The story is an emotional roller-coaster not shy of splattering blood all over the scene. There are dramatic moments where decisions have to be made [in time] but also peaceful chapters and fun moments. Some have to be spotted and can be missed. The story builds up slowly based on character development and decisions made. Or so it feels. All strings come together in the end and some scenes may change in detail but the overall outcome is probably the same. I’d have to read up on this or do another play-through to be sure though.

It’s not a difficult game. There are no riddles (minigames) to be solved. The only minigame included is some sort of timing game (“quick action”) where one has to click at the right moment. That was mostly annoying but mercifully simply reset the scene when it really mattered so one could try again.

Depiction of a town in 12th century England

The character style may be an issue for some. Animations are not very smooth and there seems to be no lip sync. Sometimes the animations don’t fire at all. The audio however is very good and makes up for this. Music and scenery are awesome. A lot of research went into this, unlike most games, and the depiction of 12th century England looks adequate [to me]. Since this is a hobby of mine I’m really thrown off if this does not match up in games [or movies]. I also catched the vibe of architectural love for cathedrals that I can relate to. While it’s timberframed buildings for me I can certainly understand the fascination. I visited GuĂ©delon some years ago after all 😉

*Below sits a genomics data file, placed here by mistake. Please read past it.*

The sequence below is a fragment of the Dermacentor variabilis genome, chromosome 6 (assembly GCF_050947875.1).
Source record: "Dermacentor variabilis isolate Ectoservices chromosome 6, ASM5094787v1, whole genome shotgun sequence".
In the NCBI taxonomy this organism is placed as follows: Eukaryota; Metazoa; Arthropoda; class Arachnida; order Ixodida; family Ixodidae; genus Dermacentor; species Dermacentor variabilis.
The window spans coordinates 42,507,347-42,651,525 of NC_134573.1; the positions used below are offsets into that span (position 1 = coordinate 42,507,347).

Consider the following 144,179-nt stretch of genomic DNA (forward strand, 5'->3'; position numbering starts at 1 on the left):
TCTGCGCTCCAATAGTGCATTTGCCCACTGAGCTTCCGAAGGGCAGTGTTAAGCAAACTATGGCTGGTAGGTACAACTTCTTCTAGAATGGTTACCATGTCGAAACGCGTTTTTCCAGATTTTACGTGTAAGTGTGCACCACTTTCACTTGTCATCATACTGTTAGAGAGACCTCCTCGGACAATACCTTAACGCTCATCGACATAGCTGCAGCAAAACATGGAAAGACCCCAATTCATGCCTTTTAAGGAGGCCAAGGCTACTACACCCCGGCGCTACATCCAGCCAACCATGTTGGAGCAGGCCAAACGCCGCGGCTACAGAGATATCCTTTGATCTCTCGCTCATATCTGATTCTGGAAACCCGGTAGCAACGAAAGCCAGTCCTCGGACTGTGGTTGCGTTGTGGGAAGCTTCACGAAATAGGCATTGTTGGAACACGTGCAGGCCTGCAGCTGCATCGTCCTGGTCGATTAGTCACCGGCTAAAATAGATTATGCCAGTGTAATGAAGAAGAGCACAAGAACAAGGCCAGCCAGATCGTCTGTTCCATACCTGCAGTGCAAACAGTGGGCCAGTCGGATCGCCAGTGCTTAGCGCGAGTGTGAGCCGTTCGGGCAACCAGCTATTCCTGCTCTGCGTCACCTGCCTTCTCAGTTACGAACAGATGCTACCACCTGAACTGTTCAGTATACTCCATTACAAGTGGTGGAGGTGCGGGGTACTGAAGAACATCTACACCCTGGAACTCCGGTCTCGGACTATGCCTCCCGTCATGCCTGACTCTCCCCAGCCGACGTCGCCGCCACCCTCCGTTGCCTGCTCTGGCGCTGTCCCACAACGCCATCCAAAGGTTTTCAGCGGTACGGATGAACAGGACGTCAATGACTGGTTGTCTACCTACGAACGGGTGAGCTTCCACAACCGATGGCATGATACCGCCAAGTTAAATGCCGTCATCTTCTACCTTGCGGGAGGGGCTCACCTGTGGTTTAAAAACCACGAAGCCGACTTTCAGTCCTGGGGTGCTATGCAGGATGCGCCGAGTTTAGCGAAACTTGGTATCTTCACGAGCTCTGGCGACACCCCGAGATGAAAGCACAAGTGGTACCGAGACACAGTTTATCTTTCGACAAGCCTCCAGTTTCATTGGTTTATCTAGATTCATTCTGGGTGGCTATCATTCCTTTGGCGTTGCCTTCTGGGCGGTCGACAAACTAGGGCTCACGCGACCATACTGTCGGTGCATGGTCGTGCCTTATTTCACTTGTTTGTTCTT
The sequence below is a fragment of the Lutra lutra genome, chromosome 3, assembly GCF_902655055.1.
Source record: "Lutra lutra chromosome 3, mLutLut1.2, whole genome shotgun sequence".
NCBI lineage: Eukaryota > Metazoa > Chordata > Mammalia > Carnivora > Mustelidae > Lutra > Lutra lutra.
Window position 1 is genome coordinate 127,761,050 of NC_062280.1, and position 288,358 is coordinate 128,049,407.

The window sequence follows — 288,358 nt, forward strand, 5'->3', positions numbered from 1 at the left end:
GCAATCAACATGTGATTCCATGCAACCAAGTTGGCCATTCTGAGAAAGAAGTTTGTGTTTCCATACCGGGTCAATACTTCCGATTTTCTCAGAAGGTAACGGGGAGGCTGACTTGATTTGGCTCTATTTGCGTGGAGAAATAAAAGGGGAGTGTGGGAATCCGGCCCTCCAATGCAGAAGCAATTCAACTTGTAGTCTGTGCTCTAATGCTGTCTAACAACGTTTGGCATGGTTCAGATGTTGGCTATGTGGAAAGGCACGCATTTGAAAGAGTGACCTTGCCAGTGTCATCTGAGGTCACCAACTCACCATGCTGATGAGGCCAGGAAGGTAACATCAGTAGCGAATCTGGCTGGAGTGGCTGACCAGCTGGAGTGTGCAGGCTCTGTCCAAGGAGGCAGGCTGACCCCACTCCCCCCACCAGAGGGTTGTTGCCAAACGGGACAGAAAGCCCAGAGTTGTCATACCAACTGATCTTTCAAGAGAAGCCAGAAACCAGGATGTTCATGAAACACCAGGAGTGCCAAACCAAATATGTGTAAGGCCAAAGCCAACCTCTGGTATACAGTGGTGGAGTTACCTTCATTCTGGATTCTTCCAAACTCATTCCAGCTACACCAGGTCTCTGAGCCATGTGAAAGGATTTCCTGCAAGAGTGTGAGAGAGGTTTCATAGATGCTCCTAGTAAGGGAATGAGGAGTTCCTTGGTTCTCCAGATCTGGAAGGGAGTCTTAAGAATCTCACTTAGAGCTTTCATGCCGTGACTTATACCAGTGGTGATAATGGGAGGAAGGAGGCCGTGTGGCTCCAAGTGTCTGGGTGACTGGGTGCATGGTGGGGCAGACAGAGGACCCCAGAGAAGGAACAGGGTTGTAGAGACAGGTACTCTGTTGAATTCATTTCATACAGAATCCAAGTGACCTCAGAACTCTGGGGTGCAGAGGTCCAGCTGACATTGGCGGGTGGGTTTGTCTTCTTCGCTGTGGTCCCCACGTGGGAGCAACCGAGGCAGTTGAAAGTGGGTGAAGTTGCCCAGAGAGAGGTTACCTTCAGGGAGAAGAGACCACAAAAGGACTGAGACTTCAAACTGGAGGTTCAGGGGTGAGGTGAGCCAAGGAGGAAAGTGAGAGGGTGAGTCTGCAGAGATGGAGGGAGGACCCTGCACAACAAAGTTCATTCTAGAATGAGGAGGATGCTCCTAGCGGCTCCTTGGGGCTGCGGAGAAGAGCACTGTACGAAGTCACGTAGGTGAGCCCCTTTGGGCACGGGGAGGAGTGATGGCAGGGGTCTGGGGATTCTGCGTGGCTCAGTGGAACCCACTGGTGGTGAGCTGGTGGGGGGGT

So if you like stories for your do yourself a favour and get this game. It’s worth every penny.

Did you know that systemctl has a host parameter?

systemctl -H beko@someawesomehost·org status nginx


and it will come back just fine if your ssh config is properly set up and the ssh-key is loaded.

As Cities: Skylines comes up to the five year mark, it's on a big sale by Liam DaweLiam Dawe
Paradox Interactive and Colossal Order are celebrating Cities: Skylines, as it's coming up for the five year mark since it took the city-building world by storm. What a storm it was too, not much can really come close to just how fun Cities: Skylines actually is. Frankly, it's become the definitive ...

Cities Skylines is a very special game. I sunk way too many hours into this and still enjoy it on occasion.

There’s a nifty plugin that allows to overlay a png image with transparency so one could hobble together a map with imported heights data from e.g. NASA and overlay it with streets, rivers and train tracks from e.g. Google Maps.

This results in recreation of real cities within the engine bringing the hardware to it’s limits.

There are also hundreds of downloadable assets in the workshop.

Linux Gaming at the Dawn of the 20s by Marc Di LuzioMarc Di Luzio (Medium)
2019 was a fantastic year for Linux gamers. At the end of the decade we had almost two thirds of the top one thousand steam games rated gold and above in terms of Linux compatibility.

Remember that Native Linux Gaming video @mdiluz made in 2018?

Well he’s back with a successor trending as showing off and . See for yourself:

https://www.youtube.com/watch?v=IsylLTGIr_s